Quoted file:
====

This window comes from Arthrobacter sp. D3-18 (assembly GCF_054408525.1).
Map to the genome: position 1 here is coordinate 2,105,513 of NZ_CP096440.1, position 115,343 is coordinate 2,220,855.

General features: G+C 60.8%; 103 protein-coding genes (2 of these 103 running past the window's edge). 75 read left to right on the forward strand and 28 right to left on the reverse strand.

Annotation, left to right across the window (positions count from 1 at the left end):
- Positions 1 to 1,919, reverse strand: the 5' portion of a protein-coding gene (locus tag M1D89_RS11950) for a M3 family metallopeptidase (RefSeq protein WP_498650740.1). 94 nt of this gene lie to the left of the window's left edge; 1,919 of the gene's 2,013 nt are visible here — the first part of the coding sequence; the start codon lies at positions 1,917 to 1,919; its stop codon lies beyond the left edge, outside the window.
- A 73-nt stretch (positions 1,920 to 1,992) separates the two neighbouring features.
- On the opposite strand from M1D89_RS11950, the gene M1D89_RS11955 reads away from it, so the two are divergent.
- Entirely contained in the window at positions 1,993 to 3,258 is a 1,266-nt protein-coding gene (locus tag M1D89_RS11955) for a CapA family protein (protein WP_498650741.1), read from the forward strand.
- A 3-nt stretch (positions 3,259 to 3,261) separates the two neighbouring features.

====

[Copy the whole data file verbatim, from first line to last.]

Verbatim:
This window comes from Arthrobacter sp. D3-18 (assembly GCF_054408525.1).
Map to the genome: position 1 here is coordinate 2,105,513 of NZ_CP096440.1, position 115,343 is coordinate 2,220,855.

General features: G+C 60.8%; 103 protein-coding genes (2 of these 103 running past the window's edge). 75 read left to right on the forward strand and 28 right to left on the reverse strand.

Annotation, left to right across the window (positions count from 1 at the left end):
- Positions 1 to 1,919, reverse strand: the 5' portion of a protein-coding gene (locus tag M1D89_RS11950) for a M3 family metallopeptidase (RefSeq protein WP_498650740.1). 94 nt of this gene lie to the left of the window's left edge; 1,919 of the gene's 2,013 nt are visible here — the first part of the coding sequence; the start codon lies at positions 1,917 to 1,919; its stop codon lies beyond the left edge, outside the window.
- A 73-nt stretch (positions 1,920 to 1,992) separates the two neighbouring features.
- On the opposite strand from M1D89_RS11950, the gene M1D89_RS11955 reads away from it, so the two are divergent.
- Entirely contained in the window at positions 1,993 to 3,258 is a 1,266-nt protein-coding gene (locus tag M1D89_RS11955) for a CapA family protein (protein WP_498650741.1), read from the forward strand.
- A 3-nt stretch (positions 3,259 to 3,261) separates the two neighbouring features.